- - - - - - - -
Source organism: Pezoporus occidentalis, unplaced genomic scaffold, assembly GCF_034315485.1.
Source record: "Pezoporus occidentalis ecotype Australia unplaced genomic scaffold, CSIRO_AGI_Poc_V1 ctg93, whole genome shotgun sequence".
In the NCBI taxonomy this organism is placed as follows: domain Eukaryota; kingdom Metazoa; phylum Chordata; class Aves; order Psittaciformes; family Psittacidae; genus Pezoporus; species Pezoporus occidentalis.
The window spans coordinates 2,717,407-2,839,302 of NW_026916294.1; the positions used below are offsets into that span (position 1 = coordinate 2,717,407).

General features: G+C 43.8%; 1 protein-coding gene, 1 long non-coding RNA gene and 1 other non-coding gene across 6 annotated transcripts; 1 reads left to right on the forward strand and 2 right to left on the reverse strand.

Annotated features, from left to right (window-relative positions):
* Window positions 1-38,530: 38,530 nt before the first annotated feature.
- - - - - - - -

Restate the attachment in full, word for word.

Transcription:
Source organism: Pezoporus occidentalis, unplaced genomic scaffold, assembly GCF_034315485.1.
Source record: "Pezoporus occidentalis ecotype Australia unplaced genomic scaffold, CSIRO_AGI_Poc_V1 ctg93, whole genome shotgun sequence".
In the NCBI taxonomy this organism is placed as follows: domain Eukaryota; kingdom Metazoa; phylum Chordata; class Aves; order Psittaciformes; family Psittacidae; genus Pezoporus; species Pezoporus occidentalis.
The window spans coordinates 2,717,407-2,839,302 of NW_026916294.1; the positions used below are offsets into that span (position 1 = coordinate 2,717,407).

General features: G+C 43.8%; 1 protein-coding gene, 1 long non-coding RNA gene and 1 other non-coding gene across 6 annotated transcripts; 1 reads left to right on the forward strand and 2 right to left on the reverse strand.

Annotated features, from left to right (window-relative positions):
* Window positions 1-38,530: 38,530 nt before the first annotated feature.